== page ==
Jessica Ponti's

Serpent's Song

There I was, in the bathtub. I was still clothed, and there was no water in the peach colored basin. I guess most people would find it odd to be laying in the bathtub for no reason. Oh well, I’m not most people.

I sat there, looking at the rust tears that spilled from the hot and cold handles. Drops of ice cold water fell from the faucet onto the toe of my black pair of Converse sneakers. My jeans were the same color, and melted into my ebony sweater. Colorful, isn’t it? I should have been a fashion designer. I didn’t know why I was in the bathtub. All I knew was I was very angry at a certain someone. That someone was Dr. Sierra. He was Rory’s physician. Rory was a diabetic, and my best friend. She was in the hospital, being treated for her disease. Executioner Sierra gave her the wrong dosage of insulin, and Rory went into shock. She died that night.

Of course, Rory’s parents tried to sue this freak with a degree, but because of some legal mumbo-jumbo, he got off the hook. Yesterday, he walked out that courthouse a free man. My friend will never walk again, but I could be wrong. Maybe she walks with angels.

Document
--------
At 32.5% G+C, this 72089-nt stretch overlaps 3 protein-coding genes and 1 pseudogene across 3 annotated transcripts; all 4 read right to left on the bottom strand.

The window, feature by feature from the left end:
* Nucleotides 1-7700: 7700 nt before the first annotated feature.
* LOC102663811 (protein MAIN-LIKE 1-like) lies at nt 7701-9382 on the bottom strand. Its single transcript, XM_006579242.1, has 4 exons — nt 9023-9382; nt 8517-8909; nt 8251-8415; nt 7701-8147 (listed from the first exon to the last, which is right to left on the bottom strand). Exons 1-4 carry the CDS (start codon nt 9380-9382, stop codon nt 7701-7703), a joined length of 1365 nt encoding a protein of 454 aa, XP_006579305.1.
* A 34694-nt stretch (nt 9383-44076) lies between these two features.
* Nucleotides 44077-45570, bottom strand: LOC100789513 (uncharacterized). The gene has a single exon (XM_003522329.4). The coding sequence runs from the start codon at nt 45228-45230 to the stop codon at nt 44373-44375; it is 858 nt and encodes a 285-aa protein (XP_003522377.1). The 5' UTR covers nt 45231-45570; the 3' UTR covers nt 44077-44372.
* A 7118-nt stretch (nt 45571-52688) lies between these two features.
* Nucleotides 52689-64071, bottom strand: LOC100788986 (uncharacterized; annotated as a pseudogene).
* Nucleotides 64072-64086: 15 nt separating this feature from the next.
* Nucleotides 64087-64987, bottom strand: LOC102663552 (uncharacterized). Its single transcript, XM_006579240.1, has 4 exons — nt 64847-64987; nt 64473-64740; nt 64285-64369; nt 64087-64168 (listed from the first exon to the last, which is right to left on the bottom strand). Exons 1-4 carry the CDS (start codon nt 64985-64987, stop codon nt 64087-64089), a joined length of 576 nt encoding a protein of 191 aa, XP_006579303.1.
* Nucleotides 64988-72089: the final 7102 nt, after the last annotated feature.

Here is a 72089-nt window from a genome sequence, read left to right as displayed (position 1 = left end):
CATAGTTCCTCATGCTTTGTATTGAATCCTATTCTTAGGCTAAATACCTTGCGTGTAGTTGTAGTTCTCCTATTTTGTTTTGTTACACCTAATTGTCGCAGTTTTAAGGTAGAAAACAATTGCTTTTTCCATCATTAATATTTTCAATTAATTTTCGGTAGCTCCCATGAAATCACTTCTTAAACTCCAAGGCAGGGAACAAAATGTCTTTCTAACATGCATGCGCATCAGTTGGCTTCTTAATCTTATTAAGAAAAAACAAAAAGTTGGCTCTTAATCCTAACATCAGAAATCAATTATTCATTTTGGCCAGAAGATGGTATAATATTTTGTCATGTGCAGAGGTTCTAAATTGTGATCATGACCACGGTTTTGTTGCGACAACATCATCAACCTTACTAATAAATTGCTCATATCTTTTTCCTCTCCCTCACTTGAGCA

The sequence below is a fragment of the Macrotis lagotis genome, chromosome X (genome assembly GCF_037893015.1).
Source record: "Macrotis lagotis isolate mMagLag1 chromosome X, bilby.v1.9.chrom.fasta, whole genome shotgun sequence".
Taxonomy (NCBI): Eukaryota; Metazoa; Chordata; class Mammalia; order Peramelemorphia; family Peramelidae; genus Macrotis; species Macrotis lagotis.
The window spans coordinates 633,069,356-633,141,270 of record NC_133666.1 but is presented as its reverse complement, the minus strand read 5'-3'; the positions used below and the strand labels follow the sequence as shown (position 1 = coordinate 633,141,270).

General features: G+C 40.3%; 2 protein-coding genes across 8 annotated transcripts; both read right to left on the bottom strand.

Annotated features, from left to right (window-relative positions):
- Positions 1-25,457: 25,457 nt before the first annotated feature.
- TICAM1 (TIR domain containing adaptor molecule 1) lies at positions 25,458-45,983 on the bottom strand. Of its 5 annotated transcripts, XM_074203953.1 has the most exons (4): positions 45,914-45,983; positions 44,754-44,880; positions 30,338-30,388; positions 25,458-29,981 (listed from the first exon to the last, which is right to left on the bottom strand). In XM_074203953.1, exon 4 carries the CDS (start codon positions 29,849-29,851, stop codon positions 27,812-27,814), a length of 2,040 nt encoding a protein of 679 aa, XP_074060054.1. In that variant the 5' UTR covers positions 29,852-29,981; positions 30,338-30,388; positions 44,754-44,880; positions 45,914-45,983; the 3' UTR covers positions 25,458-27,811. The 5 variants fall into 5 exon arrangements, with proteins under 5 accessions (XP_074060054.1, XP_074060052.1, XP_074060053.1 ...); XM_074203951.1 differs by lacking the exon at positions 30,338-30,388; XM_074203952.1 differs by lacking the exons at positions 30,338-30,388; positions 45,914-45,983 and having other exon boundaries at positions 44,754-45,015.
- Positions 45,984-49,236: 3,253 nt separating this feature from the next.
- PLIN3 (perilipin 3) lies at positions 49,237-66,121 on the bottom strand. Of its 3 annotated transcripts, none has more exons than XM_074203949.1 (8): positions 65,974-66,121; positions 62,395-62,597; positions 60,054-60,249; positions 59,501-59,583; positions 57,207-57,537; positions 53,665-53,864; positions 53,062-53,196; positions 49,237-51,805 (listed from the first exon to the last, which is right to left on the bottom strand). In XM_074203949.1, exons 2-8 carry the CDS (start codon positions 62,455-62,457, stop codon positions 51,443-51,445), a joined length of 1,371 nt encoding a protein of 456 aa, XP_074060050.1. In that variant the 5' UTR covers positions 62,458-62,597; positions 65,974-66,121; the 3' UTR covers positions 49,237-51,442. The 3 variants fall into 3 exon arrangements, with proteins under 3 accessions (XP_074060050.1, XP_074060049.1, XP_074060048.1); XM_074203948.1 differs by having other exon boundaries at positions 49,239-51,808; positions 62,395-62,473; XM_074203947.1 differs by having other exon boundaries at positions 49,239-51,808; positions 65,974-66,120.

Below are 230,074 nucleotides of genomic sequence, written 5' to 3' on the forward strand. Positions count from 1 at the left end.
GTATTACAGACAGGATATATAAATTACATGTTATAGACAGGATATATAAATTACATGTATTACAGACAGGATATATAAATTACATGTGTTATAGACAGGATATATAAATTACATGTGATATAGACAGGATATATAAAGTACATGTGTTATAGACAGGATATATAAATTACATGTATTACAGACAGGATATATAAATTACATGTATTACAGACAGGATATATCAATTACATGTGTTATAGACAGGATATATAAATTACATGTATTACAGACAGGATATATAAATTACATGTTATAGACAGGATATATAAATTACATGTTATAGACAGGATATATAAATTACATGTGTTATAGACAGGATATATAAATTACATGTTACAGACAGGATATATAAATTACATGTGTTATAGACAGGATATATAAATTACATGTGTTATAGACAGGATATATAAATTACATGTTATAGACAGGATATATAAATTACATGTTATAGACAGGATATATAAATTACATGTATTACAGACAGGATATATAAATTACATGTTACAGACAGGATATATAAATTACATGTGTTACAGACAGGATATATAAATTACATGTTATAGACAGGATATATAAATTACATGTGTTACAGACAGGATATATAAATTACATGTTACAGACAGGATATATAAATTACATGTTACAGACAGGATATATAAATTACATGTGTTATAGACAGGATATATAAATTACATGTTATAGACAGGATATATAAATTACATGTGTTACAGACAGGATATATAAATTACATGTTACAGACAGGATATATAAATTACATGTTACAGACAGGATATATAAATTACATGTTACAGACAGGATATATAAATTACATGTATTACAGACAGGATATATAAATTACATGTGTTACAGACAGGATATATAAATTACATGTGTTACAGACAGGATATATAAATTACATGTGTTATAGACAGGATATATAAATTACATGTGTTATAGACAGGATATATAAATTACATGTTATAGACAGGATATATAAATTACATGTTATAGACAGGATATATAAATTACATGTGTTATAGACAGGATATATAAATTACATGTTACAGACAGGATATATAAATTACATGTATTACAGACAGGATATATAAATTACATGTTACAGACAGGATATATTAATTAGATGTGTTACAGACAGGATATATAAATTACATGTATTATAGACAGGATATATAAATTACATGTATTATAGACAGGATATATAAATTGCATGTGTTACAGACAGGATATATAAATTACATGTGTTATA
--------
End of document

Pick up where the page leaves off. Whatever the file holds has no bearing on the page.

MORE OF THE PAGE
I was so angry, and I can’t begin to describe the depth or the darkness of that rage. My parents told me to grieve, and then move on. They offered to spend the night in my apartment, but I whisked them out the door. I’m twenty one, and I can take care of myself. Or so I thought.

That’s how I wound up in the bathtub. In my hand, I held my brother’s Smith and Wesson. It was a great gun, warm and heavy in my hand. I won’t deny the fact that I had murder on my mind, but I didn’t know how far my rage would go in the course of that fateful night.

At the end of my tub, a rattler was coiled around the faucet. It was four feet long, and a pair of red eyes stood out against his black body. His forked tongue flicked at me, a blue blur that you would miss if you blinked. This didn’t seem unusual to me. There were snakes all over this area, and the only thing I knew about snakes was that they eat mice and they don’t have eyelids. I glanced at it. He winked at me.